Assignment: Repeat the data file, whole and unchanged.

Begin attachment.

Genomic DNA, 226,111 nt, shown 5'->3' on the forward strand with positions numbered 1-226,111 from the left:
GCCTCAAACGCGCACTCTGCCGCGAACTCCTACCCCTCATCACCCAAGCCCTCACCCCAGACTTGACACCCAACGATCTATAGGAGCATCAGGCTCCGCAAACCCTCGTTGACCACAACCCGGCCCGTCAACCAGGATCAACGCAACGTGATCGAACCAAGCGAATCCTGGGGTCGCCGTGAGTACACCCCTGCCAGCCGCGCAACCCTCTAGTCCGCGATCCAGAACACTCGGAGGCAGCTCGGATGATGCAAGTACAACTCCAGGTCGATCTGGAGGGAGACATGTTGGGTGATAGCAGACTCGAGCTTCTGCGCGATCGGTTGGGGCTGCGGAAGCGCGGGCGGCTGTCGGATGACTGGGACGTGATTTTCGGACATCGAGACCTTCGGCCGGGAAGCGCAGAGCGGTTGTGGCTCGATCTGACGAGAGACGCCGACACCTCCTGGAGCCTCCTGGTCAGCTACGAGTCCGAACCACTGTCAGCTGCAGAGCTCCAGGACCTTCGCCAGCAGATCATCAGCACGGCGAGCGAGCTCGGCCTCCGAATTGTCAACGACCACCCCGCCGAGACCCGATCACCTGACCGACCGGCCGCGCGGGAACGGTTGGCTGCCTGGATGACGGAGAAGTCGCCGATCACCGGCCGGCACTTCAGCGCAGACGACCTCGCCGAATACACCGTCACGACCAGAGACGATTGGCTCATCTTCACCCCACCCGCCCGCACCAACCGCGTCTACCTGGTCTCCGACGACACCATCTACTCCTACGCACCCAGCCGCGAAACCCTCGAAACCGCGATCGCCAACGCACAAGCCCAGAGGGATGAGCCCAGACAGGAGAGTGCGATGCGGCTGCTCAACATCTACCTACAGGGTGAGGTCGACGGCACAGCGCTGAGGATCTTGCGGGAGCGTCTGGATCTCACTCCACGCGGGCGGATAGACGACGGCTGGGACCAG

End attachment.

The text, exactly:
Genomic DNA, 226,111 nt, shown 5'->3' on the forward strand with positions numbered 1-226,111 from the left:
GCCTCAAACGCGCACTCTGCCGCGAACTCCTACCCCTCATCACCCAAGCCCTCACCCCAGACTTGACACCCAACGATCTATAGGAGCATCAGGCTCCGCAAACCCTCGTTGACCACAACCCGGCCCGTCAACCAGGATCAACGCAACGTGATCGAACCAAGCGAATCCTGGGGTCGCCGTGAGTACACCCCTGCCAGCCGCGCAACCCTCTAGTCCGCGATCCAGAACACTCGGAGGCAGCTCGGATGATGCAAGTACAACTCCAGGTCGATCTGGAGGGAGACATGTTGGGTGATAGCAGACTCGAGCTTCTGCGCGATCGGTTGGGGCTGCGGAAGCGCGGGCGGCTGTCGGATGACTGGGACGTGATTTTCGGACATCGAGACCTTCGGCCGGGAAGCGCAGAGCGGTTGTGGCTCGATCTGACGAGAGACGCCGACACCTCCTGGAGCCTCCTGGTCAGCTACGAGTCCGAACCACTGTCAGCTGCAGAGCTCCAGGACCTTCGCCAGCAGATCATCAGCACGGCGAGCGAGCTCGGCCTCCGAATTGTCAACGACCACCCCGCCGAGACCCGATCACCTGACCGACCGGCCGCGCGGGAACGGTTGGCTGCCTGGATGACGGAGAAGTCGCCGATCACCGGCCGGCACTTCAGCGCAGACGACCTCGCCGAATACACCGTCACGACCAGAGACGATTGGCTCATCTTCACCCCACCCGCCCGCACCAACCGCGTCTACCTGGTCTCCGACGACACCATCTACTCCTACGCACCCAGCCGCGAAACCCTCGAAACCGCGATCGCCAACGCACAAGCCCAGAGGGATGAGCCCAGACAGGAGAGTGCGATGCGGCTGCTCAACATCTACCTACAGGGTGAGGTCGACGGCACAGCGCTGAGGATCTTGCGGGAGCGTCTGGATCTCACTCCACGCGGGCGGATAGACGACGGCTGGGACCAG